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In order to protect others from infection, BPHC recommends that families have COVID-19 rapid testing kits available at home and ready to use if anyone is feeling sick or has been exposed to someone with COVID-19. To make this easier, BPHC has created an expansive network of distribution hubs where residents can get free at-home rapid testing kits in every Boston neighborhood. Additionally, two standing clinics at the Bruce C. Bolling Building in Roxbury and City Hall offer free COVID-19 vaccines, boosters, and rapid at-home testing kits which can be taken on site.
To support as many families and BPS employees as possible before the start of the new school year, BPHC is extending the hours of operation at its clinical site at the Bruce C. Bolling Building in Roxbury next week from Tuesday through Saturday from 12-6pm. Normal hours of operation (Thursdays-Saturdays from 12-6pm) will resume the following week.
"Being prepared is one of the best strategies to protect ourselves and others as we begin to settle back into school and testing for COVID-19 if you are feeling sick or have been exposed is one of the best ways we can protect our classmates, colleagues, and family members," said Dr. Bisola Ojikutu, Commissioner of Public Health and Executive Director of the Boston Public Health Commission.
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BPHC also strongly recommends that all families stay up to date with their vaccines for COVID-19, flu, and other diseases such as pertussis, measles, and varicella by getting their annual flu shot in September or October. The FDA and CDC are expected to issue approvals for updated COVID-19 vaccines and schedules in the coming weeks which BPHC will review before providing recommendations.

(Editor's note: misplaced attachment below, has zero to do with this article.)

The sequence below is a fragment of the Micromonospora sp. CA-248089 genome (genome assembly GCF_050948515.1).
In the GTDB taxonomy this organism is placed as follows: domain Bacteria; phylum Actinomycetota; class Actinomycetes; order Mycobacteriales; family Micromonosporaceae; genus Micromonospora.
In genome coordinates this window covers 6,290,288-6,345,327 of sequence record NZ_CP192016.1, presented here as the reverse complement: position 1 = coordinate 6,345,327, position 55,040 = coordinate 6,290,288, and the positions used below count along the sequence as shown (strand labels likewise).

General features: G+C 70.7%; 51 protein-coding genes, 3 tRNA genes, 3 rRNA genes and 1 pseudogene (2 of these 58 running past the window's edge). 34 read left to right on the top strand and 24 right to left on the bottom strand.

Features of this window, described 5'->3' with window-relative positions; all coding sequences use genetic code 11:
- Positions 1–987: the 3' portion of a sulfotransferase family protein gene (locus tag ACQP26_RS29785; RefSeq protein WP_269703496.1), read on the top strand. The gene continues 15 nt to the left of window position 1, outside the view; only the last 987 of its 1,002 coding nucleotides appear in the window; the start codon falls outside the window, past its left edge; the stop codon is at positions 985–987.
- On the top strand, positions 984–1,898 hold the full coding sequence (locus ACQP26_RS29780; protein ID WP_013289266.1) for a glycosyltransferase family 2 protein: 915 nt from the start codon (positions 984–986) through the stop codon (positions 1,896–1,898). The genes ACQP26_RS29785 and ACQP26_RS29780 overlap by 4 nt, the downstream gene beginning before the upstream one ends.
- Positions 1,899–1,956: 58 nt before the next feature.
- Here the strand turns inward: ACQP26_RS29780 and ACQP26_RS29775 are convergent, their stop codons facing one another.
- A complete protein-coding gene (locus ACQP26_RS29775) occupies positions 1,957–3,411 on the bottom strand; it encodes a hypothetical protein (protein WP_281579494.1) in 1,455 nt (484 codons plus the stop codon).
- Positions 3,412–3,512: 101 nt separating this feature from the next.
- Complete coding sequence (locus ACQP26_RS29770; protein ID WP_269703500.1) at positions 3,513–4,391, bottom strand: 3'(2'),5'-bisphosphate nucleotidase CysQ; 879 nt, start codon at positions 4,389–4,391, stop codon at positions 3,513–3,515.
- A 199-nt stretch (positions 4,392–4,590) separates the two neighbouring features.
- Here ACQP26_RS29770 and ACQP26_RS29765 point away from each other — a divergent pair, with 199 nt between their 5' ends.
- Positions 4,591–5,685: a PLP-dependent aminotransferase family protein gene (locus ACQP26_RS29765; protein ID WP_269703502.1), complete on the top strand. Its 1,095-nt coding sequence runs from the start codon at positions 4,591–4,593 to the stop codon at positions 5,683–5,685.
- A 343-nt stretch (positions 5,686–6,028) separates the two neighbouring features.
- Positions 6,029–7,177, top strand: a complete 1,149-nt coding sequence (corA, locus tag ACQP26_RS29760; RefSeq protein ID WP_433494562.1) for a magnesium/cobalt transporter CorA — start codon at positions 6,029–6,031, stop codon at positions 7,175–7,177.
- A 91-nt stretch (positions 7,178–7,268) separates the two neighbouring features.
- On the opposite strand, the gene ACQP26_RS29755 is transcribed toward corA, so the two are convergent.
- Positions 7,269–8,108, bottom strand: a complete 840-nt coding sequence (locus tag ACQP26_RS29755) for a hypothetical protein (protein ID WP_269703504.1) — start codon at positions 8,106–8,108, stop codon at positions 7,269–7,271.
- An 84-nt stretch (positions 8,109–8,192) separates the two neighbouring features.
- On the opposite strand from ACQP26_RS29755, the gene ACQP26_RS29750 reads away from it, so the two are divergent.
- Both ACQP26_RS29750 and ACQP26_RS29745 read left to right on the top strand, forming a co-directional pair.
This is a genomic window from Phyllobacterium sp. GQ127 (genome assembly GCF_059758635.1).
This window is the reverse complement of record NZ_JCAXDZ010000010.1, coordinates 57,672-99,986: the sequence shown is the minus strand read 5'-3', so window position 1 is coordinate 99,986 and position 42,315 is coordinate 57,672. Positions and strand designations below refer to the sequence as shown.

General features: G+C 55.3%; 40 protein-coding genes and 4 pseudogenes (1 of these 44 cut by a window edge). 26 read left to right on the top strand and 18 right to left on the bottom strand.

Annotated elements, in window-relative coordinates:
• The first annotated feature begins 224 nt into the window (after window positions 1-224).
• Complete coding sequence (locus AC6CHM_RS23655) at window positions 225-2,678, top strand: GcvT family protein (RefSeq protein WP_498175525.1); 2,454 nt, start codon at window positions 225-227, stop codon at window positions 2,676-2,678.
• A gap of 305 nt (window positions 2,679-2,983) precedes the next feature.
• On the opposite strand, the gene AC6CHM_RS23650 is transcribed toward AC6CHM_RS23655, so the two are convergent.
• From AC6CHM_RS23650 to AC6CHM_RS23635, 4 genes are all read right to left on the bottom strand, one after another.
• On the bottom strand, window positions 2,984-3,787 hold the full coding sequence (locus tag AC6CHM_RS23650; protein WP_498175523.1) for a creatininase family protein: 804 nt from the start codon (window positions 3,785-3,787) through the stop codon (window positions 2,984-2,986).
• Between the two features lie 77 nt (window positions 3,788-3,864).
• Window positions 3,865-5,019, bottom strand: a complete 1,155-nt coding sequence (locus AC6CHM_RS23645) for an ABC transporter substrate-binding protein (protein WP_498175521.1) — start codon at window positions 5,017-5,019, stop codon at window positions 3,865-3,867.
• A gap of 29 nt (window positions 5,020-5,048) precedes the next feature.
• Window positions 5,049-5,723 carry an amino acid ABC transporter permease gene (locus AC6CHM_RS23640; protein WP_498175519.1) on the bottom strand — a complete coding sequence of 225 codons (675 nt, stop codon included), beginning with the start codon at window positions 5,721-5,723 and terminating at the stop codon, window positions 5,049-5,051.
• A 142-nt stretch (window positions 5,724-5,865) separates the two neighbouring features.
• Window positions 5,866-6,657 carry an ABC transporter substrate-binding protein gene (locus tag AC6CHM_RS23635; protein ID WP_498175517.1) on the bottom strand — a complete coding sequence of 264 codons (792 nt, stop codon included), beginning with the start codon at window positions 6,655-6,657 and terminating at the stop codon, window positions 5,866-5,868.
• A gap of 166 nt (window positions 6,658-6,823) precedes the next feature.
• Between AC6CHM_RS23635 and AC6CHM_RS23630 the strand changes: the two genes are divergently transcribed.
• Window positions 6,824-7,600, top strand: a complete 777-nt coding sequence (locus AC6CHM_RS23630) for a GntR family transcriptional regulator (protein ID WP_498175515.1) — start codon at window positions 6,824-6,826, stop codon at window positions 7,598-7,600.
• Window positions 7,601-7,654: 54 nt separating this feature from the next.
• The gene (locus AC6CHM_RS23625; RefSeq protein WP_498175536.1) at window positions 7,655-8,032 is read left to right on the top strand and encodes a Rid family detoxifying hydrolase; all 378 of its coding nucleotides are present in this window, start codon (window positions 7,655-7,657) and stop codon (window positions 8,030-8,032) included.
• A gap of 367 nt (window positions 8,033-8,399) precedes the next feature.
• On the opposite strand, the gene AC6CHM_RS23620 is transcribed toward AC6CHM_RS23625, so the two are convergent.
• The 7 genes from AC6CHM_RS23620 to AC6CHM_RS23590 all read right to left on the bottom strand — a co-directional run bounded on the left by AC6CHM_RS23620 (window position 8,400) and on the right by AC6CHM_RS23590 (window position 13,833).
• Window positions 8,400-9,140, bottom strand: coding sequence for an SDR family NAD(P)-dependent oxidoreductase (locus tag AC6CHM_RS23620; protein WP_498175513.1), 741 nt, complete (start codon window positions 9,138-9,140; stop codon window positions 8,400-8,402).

In addition to having access to rapid testing kits and staying up to date with vaccinations, BPHC recommends that everyone take steps such as staying home when sick; wearing a mask if you are around others while ill or have to leave the house; talking with your trusted healthcare provider about treatment if you test positive for COVID-19 or flu; wearing a well fitting face mask; washing your hands regularly with soap and water; regularly disinfecting high touch surfaces; etc., in order to protect themselves from getting sick with COVID-19 or other respiratory viruses.
Though numbers remain higher than earlier this summer (948 RNA copies/mL on August 23 compared 247 RNA copies/mL on June 7), there has been no cause for immediate concern yet as hospitalizations have only increased slightly since August (69 new weekly hospitalizations). However it is important for everyone in Boston be aware of these increases as back-to-school season approaches along with cold & flu season.
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